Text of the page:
Little Richard's Greatest Hits

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Little Richard's Greatest Hits
Little Richard's Greatest Hits 1965.jpg
UK album cover
Studio album by
ReleasedJanuary 1965 (January 1965)
RecordedNashville & New York City, November–December 1964
GenreRock and roll
ProducerJoe Fields, Olsie Richard Robinson
Little Richard chronology
Little Richard Is Back (And There's A Whole Lotta Shakin' Goin' On!)
Little Richard's Greatest Hits
The Incredible Little Richard Sings His Greatest Hits – Live!

Little Richard's Greatest Hits (with various titles and cover art) is an album of Little Richard songs re-recorded in 1964 and first released in the US by Vee-Jay Records in January 1965.[1] It features updated versions of twelve of his best-known songs originally recorded in the 1950s for Specialty Records.[2] Some of these re-recordings use different musical arrangements, including unusual syncopation, tambourine and jazz horns.


Little Richard recorded forty-six songs for Vee-Jay Records, but nearly half of them were unreleased when the company filed for bankruptcy in January 1966.[citation needed] Eventually, they were compiled onto albums, such as: Mr. Big (1971), Rip It Up (1973) and Talkin' 'Bout Soul (1974).

During the brief time Jimi Hendrix toured with Richard, he recorded at least twelve songs: “I Don't Know What You Got (But It's Got Me)” , “Dancing All Around the World” (aka “Dance A Go Go”) and “You Better Stop”, are perhaps the only ones beyond a December, 1964 session of remakes [3][4] Claims have been made over the years that Hendrix played on more Richard recordings.[4] One substantiated claim is that Hendrix and childhood mentor Esquerita played on the recut sessions in New York. The latter in “Good Golly, Miss Molly” and “Slippin' and Slidin'”.

Critical reception[]

According to Little Richard biographer Charles White, both the recordings and Richard's erratic persona of the time are regarded as low points in his career: "blinded by commercial considerations, they [Vee-Jay] rushed the session without concern for quality. The result was dreadful."[5] AllMusic critic William Ruhlmann noted "Little Richard is in much rougher voice than he was when he did the originals, but he remains a spirited performer. Just don't buy this album thinking you are getting the hit versions of these songs!"[2]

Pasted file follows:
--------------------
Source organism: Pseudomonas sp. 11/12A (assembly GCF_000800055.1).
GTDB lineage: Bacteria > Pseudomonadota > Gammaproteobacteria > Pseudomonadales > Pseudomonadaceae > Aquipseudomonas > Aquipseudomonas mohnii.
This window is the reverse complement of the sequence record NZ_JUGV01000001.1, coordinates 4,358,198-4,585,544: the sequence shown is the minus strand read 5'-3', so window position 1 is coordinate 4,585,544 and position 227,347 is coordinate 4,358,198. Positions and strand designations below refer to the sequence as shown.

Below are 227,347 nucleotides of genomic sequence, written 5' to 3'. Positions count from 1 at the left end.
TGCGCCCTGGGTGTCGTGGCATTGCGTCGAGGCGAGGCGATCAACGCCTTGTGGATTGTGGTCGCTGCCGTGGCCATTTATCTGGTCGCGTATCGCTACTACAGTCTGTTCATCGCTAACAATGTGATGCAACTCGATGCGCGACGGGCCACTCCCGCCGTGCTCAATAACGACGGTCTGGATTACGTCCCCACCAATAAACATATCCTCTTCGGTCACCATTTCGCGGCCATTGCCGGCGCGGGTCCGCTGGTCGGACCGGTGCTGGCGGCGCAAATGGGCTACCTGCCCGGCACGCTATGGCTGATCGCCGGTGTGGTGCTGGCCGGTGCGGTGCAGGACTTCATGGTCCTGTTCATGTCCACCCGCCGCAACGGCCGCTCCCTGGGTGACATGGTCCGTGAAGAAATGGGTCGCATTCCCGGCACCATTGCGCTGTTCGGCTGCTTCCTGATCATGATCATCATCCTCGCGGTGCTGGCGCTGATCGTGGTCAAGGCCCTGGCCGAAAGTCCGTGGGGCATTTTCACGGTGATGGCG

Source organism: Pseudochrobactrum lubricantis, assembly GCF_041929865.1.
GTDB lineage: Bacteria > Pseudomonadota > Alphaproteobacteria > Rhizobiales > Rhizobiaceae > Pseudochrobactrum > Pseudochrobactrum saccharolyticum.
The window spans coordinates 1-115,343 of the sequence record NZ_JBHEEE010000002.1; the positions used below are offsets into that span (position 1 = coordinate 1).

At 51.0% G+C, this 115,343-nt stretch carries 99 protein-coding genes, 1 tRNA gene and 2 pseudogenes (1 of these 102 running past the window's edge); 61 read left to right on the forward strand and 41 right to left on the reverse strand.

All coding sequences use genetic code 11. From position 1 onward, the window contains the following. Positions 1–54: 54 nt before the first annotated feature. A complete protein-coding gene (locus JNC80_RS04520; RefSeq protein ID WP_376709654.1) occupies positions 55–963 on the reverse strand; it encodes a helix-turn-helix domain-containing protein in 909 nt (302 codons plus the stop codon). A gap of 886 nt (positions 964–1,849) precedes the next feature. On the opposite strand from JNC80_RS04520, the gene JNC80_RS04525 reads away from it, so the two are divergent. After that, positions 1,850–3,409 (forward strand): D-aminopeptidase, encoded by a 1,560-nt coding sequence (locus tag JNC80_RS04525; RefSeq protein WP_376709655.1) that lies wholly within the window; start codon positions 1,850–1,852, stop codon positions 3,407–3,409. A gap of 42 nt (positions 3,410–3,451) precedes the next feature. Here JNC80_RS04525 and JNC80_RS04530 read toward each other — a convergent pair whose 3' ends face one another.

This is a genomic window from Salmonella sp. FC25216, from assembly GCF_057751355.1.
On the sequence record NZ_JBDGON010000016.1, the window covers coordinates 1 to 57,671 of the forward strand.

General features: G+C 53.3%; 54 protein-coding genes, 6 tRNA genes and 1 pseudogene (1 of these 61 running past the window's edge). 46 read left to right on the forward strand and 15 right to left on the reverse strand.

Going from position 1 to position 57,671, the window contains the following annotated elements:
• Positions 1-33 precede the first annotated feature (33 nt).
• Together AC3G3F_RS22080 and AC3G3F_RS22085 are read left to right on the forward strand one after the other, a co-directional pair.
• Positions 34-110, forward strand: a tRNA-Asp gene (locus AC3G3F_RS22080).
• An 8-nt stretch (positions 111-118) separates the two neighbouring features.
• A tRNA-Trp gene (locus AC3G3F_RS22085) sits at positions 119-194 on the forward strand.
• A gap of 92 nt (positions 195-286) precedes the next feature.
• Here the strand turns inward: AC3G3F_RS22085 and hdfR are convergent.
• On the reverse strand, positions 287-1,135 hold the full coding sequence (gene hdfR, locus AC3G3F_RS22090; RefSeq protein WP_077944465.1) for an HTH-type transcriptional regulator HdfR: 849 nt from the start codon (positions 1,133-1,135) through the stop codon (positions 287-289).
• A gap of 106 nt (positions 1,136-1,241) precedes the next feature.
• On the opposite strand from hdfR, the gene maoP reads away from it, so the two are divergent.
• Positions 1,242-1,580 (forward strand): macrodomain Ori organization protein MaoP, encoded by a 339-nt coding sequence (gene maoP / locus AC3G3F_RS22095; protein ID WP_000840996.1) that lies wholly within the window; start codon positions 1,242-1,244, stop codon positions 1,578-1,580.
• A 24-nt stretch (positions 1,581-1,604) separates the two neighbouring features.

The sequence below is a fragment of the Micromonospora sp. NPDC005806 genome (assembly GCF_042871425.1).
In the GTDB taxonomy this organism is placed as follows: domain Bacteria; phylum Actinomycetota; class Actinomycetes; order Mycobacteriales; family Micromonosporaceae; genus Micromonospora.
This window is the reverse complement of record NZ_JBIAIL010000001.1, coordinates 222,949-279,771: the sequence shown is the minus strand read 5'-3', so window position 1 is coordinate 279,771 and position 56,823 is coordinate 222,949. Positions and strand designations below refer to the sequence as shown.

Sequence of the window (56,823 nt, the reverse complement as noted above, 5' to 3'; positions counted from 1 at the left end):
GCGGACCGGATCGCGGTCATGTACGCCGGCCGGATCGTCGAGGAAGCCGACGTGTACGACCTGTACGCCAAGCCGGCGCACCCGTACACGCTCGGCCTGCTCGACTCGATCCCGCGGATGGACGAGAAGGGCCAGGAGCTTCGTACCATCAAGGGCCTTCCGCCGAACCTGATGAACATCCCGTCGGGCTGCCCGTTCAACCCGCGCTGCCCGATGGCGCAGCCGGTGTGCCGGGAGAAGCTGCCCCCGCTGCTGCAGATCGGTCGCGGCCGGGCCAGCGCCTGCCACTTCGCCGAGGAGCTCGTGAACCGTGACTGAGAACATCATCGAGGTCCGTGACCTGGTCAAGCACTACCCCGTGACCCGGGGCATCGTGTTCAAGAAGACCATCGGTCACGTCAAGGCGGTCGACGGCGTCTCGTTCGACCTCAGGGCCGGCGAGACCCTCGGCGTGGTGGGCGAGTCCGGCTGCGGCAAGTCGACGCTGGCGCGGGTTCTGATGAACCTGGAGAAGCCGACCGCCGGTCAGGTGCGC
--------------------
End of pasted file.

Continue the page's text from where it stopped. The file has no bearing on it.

Track listing[]

  1. "Good Golly, Miss Molly" (John Marascalco, Robert Blackwell) (2:07)
  2. "Baby Face" (Harry Akst, Benny Davis (2:33)
  3. "Tutti Frutti" (Dorothy LaBostrie, Richard Penniman a.k.a. Little Richard) (2:24)
  4. "Send Me Some Lovin'" (Marascalco, Leo Price) (2:19)
  5. "The Girl Can't Help It" (Bobby Troup) (3:02)
  6. "Lucille" (Albert Collins, Penniman) (2:16)
  7. "Slippin' and Slidin'" (Penniman) (2:26)
  8. "Keep A Knockin'" (Penniman) (2:15)
  9. "Rip It Up" (Marascalco, Blackwell) (2:02)
  10. "She's Got It" (Marascalco, Penniman) (2:11)
  11. "Ooh! My Soul" (Penniman) (2:17)
  12. "Long Tall Sally" (Earl Johnson, Blackwell, Penniman) (2:03)


  1. ^ "Vee-Jay advertisement". Billboard. January 23, 1965. p. 41 – via Google books.
  2. ^ Jump up to: a b Ruhlmann, William. "Little Richard: His Greatest Hits [Vee-Jay] – Review". AllMusic. Retrieved September 30, 2014.
  3. ^ McDermott, John (2010). West Coast Seattle Boy: The Jimi Hendrix Anthology (CD set booklet). Jimi Hendrix. Legacy. p. 7. 88697769272.
  4. ^ Jump up to: a b Shapiro, Harry; Glebbeek, Cesar (1990). Jimi Hendrix: Electric Gypsy. St. Martin's Press. pp. 574–575. ISBN 0-312-05861-6.
  5. ^ White, Charles (2003). The Life and Times of Little Richard: The Authorised Biography. Omnibus Press. p. 127.
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